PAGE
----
Saturday, May 18, 2013
AUGUSTA -- With a new campus that can accommodate up to 1,000 students, Kaplan University is poised to play a major role in higher education in central Maine.
Kaplan University students Matthew Estes, left, and his wife Jennifer Estes are introduced by Christopher Quinn, president of Kaplan University Maine, during an opening ceremony for the company's new Augusta center on Wednesday morning. The center is located in the Marketplace At Augusta near the Regal Cinema off of Townsend Road.
Staff photo by Joe Phelan
The school celebrated the opening of a location in the Marketplace at Augusta, its third in Maine, on Wednesday morning with tours, a reception and remarks by Gov. Paul LePage.
LePage, who also spoke at Kaplan's commencement in June, praised the school for providing another choice for students and working with employers to meet workforce needs.
"They can turn on a dime," he said. "They can meet the needs much, much quicker than established, long-term universities that take forever to get curriculums changed."
Maine has great community colleges and universities, LePage added, but he said Kaplan offers schedules better for nontraditional students, including those raising children.
Kaplan University Maine President Christopher Quinn said the school's expansion into Augusta will be good for Maine and that he appreciated the support of elected officials and business representatives who attended the ceremony.
"Everybody wants the same thing, and that's development in Maine, economic growth," Quinn said. "And we all know it starts with college attainment. When we have aligned goals, from the governor's office to the mayor's office to the state legislature and employers, we know that good things are going to happen."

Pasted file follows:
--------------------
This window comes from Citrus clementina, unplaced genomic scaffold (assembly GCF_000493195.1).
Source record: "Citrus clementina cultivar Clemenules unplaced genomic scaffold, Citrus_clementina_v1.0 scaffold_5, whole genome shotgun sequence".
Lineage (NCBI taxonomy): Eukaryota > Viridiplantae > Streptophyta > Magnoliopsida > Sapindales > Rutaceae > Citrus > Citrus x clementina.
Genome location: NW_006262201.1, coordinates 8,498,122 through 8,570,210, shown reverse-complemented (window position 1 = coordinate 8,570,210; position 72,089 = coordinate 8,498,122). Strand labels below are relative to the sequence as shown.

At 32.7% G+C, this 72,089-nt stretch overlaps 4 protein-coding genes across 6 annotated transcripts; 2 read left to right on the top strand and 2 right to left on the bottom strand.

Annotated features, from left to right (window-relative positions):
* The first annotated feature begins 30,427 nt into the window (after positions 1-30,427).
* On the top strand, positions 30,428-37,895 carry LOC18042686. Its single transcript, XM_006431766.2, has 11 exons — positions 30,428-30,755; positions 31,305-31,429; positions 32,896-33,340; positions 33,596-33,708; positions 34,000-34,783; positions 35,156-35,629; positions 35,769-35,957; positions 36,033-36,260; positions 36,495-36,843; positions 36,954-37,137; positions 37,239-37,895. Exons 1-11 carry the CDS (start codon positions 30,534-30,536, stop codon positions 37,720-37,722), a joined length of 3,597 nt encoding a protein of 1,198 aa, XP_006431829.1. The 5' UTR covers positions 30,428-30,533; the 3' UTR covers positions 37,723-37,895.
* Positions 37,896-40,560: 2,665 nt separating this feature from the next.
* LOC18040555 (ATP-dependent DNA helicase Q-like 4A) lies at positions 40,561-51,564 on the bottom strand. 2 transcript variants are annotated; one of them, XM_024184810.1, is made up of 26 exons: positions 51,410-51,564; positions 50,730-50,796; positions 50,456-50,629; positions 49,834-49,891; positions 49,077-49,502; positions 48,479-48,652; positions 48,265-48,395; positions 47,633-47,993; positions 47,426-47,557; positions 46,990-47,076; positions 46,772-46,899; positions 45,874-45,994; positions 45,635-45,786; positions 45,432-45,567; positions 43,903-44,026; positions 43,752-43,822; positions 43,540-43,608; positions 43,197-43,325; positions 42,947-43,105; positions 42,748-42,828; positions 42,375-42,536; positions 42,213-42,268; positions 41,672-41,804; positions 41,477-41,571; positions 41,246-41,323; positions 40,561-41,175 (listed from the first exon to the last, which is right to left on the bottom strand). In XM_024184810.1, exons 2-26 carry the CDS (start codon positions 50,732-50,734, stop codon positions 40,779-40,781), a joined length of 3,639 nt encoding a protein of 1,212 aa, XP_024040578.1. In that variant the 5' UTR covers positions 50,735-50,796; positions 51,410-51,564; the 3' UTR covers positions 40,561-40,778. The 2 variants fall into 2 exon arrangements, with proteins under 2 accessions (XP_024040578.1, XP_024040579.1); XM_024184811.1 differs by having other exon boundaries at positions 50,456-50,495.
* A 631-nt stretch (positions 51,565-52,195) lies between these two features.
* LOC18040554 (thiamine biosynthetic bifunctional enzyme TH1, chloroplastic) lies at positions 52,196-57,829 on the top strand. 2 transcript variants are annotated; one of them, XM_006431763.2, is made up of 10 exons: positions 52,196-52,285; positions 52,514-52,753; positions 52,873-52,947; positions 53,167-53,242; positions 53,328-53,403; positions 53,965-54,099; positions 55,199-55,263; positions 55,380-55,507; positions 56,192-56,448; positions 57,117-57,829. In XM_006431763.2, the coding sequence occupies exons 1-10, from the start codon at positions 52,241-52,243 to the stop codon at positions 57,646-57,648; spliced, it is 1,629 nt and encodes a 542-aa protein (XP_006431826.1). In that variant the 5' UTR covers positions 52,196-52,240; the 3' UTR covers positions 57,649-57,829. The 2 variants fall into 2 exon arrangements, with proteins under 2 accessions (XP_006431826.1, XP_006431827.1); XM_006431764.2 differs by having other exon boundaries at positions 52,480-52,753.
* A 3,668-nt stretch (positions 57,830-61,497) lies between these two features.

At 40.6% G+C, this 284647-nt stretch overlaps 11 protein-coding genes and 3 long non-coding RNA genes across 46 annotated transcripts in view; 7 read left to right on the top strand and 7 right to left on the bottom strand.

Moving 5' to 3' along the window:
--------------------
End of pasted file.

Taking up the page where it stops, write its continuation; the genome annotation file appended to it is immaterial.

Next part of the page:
Kaplan has operated campuses in South Portland and Lewiston for several years. The 100 to 125 students enrolled at Augusta this term bring the school's statewide enrollment to about 1,200.
Quinn said the new campus is drawing students from a 30- to 40-mile radius around Augusta, and the demographic profile is similar to that of the other Maine locations: a large majority of students are women, and the average age is early 30s.
Kaplan University is a for-profit school offering certificate through graduate programs in fields such as business administration, criminal justice, early childhood education, health care and paralegal studies.
Quinn said the college is awaiting regulatory approval to add nursing and information technology courses at the Augusta campus, but laboratory space for those programs is already in place.
Glynn Trask, branch manager for Kristie Rowell Insurance Services in Augusta, said she attended the ceremony on Wednesday because she's had no experience with Kaplan or its graduates, as far as she knows. She said Kaplan's accounting program could potentially be a source of employees for her firm.
Trask said it is difficult to find workers with a solid business education.
"A lot of places are adaptable, but there are more students than there is availability, so I think Kaplan will open up spaces to people who are on waiting lists," she said.
Kaplan is more expensive than public institutions that offer similar educational programs locally. The estimated cost of most associate degrees at the Maine campuses is $22,500, whereas Kennebec Valley Community College in Fairfield would charge $10,000 for a medical assisting degree and the University of Maine at Augusta would charge about $15,000 for an associate degree in business.
Quinn said Kaplan will compete by offering small classes and being responsive to student needs.
"Our approach is to be very personalized, very connected to the students, and to give exceptional student service," he said. "That is our overwhelming goal, and I think it resonates with the students."
It was enough to win over 20-year-old Augusta resident Nikkole Schulte, who is studying medical assisting at Kaplan.
"The staff is very friendly, very open, and they seem to want to help you succeed in every way, whereas the enrollment process at UMA was very confusing, and nobody really wanted to tell me anything," Schulte said.
(Continued on page 2)